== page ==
COEUR D'ALENE, Idaho - It's hard to imagine that an issue as sprawling and contentious as the effort to clean up a century of mining waste in the Coeur d'Alene River Basin could fit into a glass of water (HCN, 3/4/02: EPA wants to supersize Idaho Superfund site). But that's the image that came walking into a press conference at the Coeur d'Alene Resort on Aug. 13, with a husky waiter and a tray of goblets.
EPA administrator Christie Whitman, senators and representatives, tribal chairmen and state officials had gathered in a seventh-floor banquet room to toast the signing of an agreement on how to run the imminent cleanup. With strained smiles, they hoisted glasses of water that, according to Idaho Gov. Dirk Kempthorne, R, had just been dipped out of the lake that twinkled below. Business leaders beamed and told everyone within earshot that Lake Coeur d'Alene is so pristine you can drink from it.
Well, depends who you talk to.
"Let's put it this way, people who have had giardia wouldn't be doing that," says Rob Eachon, senior environmental health specialist with the Panhandle Health District in Coeur d'Alene. Giardia is a microbe prolific in lakes and streams that causes stomach upset and explosive diarrhea.
Nonetheless, the media stunt was a telling introduction to a controversial new commission that gives locals unprecedented control over one of the nation's largest Superfund cleanups.
Just as the water in the wine glasses was indeed crystal clear, the Coeur d'Alene Basin is largely postcard-pretty - from the steep canyons of the Silver Valley mining district, down the winding North Fork of the Coeur d'Alene River and to the lake itself. But this pretty picture contains toxins that are not terribly visible - lead, cadmium, nickel and zinc. The heavy metals are inhaled in airborne dust in houses and yards in the Silver Valley, they permeate riverbanks and spread - at an estimated 75 million tons - across the bottom of Lake Coeur d'Alene.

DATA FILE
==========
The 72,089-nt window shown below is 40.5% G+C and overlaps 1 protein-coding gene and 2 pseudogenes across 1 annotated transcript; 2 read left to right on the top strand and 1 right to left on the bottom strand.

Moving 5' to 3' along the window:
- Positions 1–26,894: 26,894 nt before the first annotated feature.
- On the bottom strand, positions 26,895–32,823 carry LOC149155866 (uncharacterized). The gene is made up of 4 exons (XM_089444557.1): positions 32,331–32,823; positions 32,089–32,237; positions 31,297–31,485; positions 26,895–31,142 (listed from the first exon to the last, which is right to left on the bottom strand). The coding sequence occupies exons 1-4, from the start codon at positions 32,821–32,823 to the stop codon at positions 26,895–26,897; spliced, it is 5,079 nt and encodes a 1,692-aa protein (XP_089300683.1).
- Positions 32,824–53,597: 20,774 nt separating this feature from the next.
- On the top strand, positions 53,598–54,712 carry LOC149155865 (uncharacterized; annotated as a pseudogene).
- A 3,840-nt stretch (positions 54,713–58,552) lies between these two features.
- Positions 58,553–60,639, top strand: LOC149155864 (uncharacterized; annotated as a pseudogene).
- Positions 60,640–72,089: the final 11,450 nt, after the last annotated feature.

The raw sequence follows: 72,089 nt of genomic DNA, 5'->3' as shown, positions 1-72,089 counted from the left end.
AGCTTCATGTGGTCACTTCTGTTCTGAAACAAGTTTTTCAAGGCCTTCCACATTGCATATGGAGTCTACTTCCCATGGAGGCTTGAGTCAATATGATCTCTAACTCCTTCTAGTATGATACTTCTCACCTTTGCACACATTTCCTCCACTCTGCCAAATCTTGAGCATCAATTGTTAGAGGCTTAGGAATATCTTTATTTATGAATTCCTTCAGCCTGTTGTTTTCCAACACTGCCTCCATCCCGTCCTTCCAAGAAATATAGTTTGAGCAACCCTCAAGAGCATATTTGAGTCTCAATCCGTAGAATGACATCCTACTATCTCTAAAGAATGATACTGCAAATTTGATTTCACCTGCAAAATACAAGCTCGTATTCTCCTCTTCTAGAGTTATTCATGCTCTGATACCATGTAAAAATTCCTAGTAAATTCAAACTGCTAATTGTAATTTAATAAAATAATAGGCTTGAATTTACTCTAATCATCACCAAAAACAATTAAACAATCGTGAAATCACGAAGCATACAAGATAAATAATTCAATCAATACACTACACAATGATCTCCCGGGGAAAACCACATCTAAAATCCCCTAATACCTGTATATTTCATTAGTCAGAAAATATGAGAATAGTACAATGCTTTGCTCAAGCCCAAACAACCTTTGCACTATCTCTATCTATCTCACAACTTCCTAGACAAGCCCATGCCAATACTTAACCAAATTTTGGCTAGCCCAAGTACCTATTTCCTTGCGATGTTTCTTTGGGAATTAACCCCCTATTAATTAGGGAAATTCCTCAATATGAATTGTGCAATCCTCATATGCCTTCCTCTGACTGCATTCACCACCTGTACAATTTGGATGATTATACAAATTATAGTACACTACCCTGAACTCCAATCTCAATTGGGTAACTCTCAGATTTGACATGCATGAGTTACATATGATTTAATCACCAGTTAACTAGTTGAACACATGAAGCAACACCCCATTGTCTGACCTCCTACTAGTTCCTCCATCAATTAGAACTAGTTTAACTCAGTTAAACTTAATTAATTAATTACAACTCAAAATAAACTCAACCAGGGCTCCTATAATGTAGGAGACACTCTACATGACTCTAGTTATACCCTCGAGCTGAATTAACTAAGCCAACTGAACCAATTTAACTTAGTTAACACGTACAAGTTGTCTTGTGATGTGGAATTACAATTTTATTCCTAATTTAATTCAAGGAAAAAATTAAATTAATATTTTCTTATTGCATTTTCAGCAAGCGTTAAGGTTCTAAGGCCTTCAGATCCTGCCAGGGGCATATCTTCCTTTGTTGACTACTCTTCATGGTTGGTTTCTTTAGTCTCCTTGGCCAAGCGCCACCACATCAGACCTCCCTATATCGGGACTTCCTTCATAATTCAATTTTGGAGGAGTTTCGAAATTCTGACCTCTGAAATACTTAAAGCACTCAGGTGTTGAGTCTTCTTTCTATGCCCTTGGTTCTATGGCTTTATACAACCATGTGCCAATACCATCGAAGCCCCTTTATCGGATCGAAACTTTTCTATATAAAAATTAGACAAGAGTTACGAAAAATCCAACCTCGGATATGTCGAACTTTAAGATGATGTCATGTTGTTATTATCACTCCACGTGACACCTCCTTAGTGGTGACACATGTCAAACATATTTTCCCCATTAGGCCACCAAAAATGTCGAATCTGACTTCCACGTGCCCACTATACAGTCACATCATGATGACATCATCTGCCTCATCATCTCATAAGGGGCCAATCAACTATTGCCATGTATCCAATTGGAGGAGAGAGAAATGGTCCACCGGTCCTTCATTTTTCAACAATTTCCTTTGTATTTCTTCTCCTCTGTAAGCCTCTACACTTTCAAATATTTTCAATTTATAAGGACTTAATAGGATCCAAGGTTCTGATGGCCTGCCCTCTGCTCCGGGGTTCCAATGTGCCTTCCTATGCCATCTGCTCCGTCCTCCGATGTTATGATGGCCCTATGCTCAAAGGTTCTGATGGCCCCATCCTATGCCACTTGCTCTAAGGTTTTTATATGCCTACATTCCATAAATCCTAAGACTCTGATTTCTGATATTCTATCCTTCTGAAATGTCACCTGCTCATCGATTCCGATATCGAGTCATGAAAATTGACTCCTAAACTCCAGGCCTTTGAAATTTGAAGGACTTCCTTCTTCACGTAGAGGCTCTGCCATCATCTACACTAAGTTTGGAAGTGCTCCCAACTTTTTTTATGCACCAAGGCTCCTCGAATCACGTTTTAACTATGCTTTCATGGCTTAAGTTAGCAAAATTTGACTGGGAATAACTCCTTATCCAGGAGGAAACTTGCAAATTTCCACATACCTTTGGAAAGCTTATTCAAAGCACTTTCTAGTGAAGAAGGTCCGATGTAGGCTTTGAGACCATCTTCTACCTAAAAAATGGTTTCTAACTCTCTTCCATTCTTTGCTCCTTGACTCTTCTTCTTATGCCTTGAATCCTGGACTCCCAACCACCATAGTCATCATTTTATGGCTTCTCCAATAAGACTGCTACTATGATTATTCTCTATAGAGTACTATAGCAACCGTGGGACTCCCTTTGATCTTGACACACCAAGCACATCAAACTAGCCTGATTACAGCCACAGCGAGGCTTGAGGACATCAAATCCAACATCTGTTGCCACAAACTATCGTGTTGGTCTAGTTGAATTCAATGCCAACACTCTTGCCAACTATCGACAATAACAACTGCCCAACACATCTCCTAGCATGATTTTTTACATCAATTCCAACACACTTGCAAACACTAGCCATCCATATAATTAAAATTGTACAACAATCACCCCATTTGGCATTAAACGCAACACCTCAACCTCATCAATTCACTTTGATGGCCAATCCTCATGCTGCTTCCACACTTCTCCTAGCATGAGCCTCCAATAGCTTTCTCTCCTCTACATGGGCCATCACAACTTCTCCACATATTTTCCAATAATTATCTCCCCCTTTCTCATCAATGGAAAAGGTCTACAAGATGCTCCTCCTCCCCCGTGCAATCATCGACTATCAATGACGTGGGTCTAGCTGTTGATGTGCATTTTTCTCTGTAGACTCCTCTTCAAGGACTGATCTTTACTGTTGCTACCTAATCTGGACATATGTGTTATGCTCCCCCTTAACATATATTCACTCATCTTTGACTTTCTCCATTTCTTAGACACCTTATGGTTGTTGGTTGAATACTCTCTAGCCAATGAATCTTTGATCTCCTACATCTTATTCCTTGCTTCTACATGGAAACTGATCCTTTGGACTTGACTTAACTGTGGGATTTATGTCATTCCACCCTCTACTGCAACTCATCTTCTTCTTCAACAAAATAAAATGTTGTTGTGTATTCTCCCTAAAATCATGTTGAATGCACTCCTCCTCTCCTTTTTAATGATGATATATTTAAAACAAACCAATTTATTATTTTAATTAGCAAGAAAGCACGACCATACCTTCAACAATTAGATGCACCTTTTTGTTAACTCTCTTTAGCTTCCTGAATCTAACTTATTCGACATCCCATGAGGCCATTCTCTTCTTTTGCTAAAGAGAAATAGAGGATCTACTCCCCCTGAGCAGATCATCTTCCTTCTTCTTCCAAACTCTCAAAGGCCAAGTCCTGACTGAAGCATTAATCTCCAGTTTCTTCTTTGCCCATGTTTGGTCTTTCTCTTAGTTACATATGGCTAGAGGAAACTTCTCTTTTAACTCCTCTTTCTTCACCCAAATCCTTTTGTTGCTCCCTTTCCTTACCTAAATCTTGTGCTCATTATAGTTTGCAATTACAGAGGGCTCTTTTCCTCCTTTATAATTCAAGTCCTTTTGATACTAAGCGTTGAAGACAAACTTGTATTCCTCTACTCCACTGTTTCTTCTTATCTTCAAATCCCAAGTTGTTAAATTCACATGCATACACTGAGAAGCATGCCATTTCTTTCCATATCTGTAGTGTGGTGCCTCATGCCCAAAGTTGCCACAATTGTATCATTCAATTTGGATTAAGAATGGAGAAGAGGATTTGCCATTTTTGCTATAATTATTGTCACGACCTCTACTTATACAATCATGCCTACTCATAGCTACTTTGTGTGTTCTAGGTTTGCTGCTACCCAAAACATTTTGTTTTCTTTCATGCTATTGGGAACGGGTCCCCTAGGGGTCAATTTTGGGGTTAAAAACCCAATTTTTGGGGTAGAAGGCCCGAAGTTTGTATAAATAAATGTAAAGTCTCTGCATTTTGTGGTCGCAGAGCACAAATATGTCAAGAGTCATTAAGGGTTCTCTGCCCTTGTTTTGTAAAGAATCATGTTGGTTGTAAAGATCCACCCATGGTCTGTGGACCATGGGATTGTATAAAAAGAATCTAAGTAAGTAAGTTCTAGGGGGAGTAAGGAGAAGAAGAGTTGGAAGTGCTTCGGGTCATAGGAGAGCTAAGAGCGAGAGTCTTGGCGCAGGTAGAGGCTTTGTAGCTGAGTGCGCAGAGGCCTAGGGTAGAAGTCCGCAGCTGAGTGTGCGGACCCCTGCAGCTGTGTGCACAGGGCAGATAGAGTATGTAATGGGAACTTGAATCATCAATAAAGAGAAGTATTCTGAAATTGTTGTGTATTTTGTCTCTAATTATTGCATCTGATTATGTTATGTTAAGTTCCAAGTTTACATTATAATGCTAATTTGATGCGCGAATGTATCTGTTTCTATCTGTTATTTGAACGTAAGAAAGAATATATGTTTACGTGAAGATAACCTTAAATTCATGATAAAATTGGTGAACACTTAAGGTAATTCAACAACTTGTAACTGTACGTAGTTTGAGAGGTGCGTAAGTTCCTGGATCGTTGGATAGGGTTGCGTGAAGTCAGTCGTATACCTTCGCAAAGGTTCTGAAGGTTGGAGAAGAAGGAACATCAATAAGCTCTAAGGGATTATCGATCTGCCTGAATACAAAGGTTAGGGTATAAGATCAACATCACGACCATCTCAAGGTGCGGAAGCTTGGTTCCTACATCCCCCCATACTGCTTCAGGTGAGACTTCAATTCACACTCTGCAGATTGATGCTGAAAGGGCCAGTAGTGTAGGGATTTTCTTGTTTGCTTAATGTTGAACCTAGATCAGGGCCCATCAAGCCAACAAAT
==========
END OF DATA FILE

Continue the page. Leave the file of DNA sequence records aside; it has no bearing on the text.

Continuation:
And now the same people who tempt fate by drinking unfiltered, untreated lake water just because it looks clean hold half the votes on the new commission created by Idaho politicians to administer the $360 million EPA cleanup.
"This commission puts the cleanup back in the hands of the polluters and the special interests," says Barbara Miller of the Silver Valley People's Action Coalition, a group that has fought for recognition and medical help for three generations of local children with abnormally high blood lead levels.
Avoiding the "S-word"
"There is no need for Superfund action on the lake," Whitman said, after signing off on the five-seat, four-vote Basin Environmental Improvement Project Commission.
On the commission, local politicians from the three north Idaho counties in the basin - where business powers care more for tourism than toxins - share one vote. The state of Idaho, whose leaders have been critical of - and even openly hostile toward - the EPA, gets one vote. The third vote goes to the federal government, represented by EPA Region 10 Director John Iani. The state of Washington, worried about metals flowing out of the lake and creating "hot spots" in the Spokane River, was granted a seat at the table but no vote. The fourth vote goes to the Coeur d'Alene Tribe.